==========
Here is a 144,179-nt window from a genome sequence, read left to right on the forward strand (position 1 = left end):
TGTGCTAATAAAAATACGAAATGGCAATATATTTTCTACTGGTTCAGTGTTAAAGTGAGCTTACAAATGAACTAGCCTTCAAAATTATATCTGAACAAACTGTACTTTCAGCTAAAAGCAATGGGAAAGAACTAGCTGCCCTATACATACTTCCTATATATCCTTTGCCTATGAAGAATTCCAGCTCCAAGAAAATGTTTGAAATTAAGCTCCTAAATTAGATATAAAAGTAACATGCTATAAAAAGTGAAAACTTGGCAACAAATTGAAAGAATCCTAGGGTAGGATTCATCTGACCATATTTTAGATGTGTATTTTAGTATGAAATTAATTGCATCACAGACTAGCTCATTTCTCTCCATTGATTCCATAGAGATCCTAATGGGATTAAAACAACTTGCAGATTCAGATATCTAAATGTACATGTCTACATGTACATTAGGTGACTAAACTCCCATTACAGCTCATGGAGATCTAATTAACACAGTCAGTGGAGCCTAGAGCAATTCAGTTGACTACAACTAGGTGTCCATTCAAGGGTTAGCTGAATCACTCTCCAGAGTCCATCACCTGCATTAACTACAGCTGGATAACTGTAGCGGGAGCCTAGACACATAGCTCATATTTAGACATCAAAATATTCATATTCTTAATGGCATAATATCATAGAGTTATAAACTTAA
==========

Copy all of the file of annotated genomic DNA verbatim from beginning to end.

Here is a 144,179-nt window from a genome sequence, read left to right on the forward strand (position 1 = left end):
TGTGCTAATAAAAATACGAAATGGCAATATATTTTCTACTGGTTCAGTGTTAAAGTGAGCTTACAAATGAACTAGCCTTCAAAATTATATCTGAACAAACTGTACTTTCAGCTAAAAGCAATGGGAAAGAACTAGCTGCCCTATACATACTTCCTATATATCCTTTGCCTATGAAGAATTCCAGCTCCAAGAAAATGTTTGAAATTAAGCTCCTAAATTAGATATAAAAGTAACATGCTATAAAAAGTGAAAACTTGGCAACAAATTGAAAGAATCCTAGGGTAGGATTCATCTGACCATATTTTAGATGTGTATTTTAGTATGAAATTAATTGCATCACAGACTAGCTCATTTCTCTCCATTGATTCCATAGAGATCCTAATGGGATTAAAACAACTTGCAGATTCAGATATCTAAATGTACATGTCTACATGTACATTAGGTGACTAAACTCCCATTACAGCTCATGGAGATCTAATTAACACAGTCAGTGGAGCCTAGAGCAATTCAGTTGACTACAACTAGGTGTCCATTCAAGGGTTAGCTGAATCACTCTCCAGAGTCCATCACCTGCATTAACTACAGCTGGATAACTGTAGCGGGAGCCTAGACACATAGCTCATATTTAGACATCAAAATATTCATATTCTTAATGGCATAATATCATAGAGTTATAAACTTAA